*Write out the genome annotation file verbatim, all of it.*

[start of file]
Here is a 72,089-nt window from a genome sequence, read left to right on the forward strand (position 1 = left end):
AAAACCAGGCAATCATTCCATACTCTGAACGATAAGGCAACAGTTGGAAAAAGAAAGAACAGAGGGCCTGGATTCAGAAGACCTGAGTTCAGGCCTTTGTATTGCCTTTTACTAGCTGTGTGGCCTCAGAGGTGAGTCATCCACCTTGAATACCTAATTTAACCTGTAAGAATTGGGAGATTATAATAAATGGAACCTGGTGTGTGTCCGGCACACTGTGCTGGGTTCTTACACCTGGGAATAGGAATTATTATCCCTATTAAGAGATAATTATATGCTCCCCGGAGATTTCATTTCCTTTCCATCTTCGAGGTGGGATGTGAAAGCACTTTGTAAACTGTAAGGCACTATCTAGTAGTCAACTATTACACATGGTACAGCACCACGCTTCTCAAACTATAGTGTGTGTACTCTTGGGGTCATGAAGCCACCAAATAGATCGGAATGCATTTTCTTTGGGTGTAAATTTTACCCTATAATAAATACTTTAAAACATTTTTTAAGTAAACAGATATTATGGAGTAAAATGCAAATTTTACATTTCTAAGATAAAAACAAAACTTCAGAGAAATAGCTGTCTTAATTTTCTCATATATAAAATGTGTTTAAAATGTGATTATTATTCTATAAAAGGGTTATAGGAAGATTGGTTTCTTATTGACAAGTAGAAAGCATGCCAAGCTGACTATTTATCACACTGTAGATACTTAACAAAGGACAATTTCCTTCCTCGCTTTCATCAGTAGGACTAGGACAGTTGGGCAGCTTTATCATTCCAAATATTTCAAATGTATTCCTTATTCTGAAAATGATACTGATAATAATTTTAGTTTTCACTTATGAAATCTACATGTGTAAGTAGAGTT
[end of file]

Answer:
Here is a 72,089-nt window from a genome sequence, read left to right on the forward strand (position 1 = left end):
AAAACCAGGCAATCATTCCATACTCTGAACGATAAGGCAACAGTTGGAAAAAGAAAGAACAGAGGGCCTGGATTCAGAAGACCTGAGTTCAGGCCTTTGTATTGCCTTTTACTAGCTGTGTGGCCTCAGAGGTGAGTCATCCACCTTGAATACCTAATTTAACCTGTAAGAATTGGGAGATTATAATAAATGGAACCTGGTGTGTGTCCGGCACACTGTGCTGGGTTCTTACACCTGGGAATAGGAATTATTATCCCTATTAAGAGATAATTATATGCTCCCCGGAGATTTCATTTCCTTTCCATCTTCGAGGTGGGATGTGAAAGCACTTTGTAAACTGTAAGGCACTATCTAGTAGTCAACTATTACACATGGTACAGCACCACGCTTCTCAAACTATAGTGTGTGTACTCTTGGGGTCATGAAGCCACCAAATAGATCGGAATGCATTTTCTTTGGGTGTAAATTTTACCCTATAATAAATACTTTAAAACATTTTTTAAGTAAACAGATATTATGGAGTAAAATGCAAATTTTACATTTCTAAGATAAAAACAAAACTTCAGAGAAATAGCTGTCTTAATTTTCTCATATATAAAATGTGTTTAAAATGTGATTATTATTCTATAAAAGGGTTATAGGAAGATTGGTTTCTTATTGACAAGTAGAAAGCATGCCAAGCTGACTATTTATCACACTGTAGATACTTAACAAAGGACAATTTCCTTCCTCGCTTTCATCAGTAGGACTAGGACAGTTGGGCAGCTTTATCATTCCAAATATTTCAAATGTATTCCTTATTCTGAAAATGATACTGATAATAATTTTAGTTTTCACTTATGAAATCTACATGTGTAAGTAGAGTT